That worked for Bennett-Wilson. “I’ve tried to quit forever and a day,” she said. “But I’ve always said, ‘That can’t happen to me. I’m not going to get lung cancer because the lung cancer patients I see are on oxygen, and they are coughing and lost weight.’ None of that happened to me. I didn’t have any symptoms. I’m a healthy person, and I’ve never had surgery before so it was scary.”

Like any diagnostic screening, there are risks, most notably, a small amount of radiation that comes with any CT scan, Vachani said. The accumulation of radiation over time can increase the risk for new cancers. There is also the risk of false positive results, which lead to more testing.

Evans urges smokers who fit the screening profile to get the scan. “One of the things that prevents people from getting screening is that they’re afraid of what they will find,” he said. “We only find anything on about a quarter of the scans, and 90% of the things we find are benign. You’re much more likely to be able to get peace of mind that everything’s fine than you are to find a lung cancer. And if you have a cancer, it’s better to find out about it than not.”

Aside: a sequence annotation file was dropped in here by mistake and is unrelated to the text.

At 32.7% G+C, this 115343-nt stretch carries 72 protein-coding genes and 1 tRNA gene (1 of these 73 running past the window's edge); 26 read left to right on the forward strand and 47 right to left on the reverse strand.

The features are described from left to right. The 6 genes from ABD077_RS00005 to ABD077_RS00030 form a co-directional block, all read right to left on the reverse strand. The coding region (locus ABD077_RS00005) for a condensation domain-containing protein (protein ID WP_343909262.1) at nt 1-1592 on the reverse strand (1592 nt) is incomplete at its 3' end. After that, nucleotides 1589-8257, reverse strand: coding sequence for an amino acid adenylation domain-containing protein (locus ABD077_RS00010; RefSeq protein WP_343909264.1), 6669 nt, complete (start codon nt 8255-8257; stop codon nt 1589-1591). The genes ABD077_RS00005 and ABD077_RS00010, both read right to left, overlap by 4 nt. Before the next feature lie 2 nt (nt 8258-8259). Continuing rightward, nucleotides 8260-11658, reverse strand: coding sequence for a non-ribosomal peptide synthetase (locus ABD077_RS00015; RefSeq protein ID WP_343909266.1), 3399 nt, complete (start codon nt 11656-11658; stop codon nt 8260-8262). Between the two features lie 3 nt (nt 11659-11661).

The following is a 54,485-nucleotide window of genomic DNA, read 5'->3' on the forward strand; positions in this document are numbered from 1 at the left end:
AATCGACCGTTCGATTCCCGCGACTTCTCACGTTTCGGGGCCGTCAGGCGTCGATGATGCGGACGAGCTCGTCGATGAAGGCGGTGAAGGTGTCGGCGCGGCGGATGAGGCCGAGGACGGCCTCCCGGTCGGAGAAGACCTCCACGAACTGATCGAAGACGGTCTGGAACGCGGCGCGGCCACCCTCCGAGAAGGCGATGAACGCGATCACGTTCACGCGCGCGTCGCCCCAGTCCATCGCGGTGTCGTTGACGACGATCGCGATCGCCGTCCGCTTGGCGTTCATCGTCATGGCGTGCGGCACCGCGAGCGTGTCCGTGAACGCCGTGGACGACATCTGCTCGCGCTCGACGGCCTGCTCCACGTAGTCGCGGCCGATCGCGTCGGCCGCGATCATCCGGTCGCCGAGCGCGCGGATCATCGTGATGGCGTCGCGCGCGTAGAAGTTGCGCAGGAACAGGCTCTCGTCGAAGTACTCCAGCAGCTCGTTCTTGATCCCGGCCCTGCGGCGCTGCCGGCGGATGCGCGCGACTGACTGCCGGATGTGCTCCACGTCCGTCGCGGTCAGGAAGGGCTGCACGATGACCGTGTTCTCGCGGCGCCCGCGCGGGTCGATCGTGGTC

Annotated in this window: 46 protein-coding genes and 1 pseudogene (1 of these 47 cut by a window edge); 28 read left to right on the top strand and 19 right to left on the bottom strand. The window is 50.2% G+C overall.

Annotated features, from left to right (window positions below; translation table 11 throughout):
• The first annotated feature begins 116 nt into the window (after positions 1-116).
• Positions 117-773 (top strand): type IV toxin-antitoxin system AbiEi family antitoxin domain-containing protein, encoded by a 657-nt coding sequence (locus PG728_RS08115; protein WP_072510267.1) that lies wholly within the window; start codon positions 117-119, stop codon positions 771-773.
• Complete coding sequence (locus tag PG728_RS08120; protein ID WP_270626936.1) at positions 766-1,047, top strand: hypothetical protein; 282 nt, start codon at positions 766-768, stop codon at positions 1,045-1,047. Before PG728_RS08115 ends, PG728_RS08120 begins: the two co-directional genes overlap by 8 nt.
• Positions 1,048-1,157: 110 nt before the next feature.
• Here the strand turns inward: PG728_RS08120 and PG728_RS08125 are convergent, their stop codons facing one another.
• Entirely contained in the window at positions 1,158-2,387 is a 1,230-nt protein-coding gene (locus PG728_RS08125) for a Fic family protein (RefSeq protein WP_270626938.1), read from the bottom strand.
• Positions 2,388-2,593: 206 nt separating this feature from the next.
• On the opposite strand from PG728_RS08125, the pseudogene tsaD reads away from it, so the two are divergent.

Though there are causes of lung cancer unrelated to smoking — exposures to radon, secondhand smoke, environmental factors such as air pollution, and occupational exposures like asbestos — currently, the screening is not recommended for nonsmokers.

“We don’t have a way of identifying nonsmokers who are high risk enough, that we could justify screening them,” Evans said.

For patients who don’t have a lung cancer, quitting can decrease their risks of developing one, Evans said. “Much of the damage they’re doing to their lungs can be reversed just by not smoking anymore. For patients who smoke that do have lung cancer, smoking puts them at risk for complications no matter what type of treatment they have.”

Evans said treatment of lung cancer is much different than it was 20 or 30 years ago. “Most patients’ understanding of lung cancer is based on when their parents or grandparents might have lung cancer,” he said. “That’s not the way it is anymore. It’s hard to get people to screen for things if they think, no matter what happens, you can’t do anything about it anyway. The reality is, at all stages of the disease, there are new treatments every day.”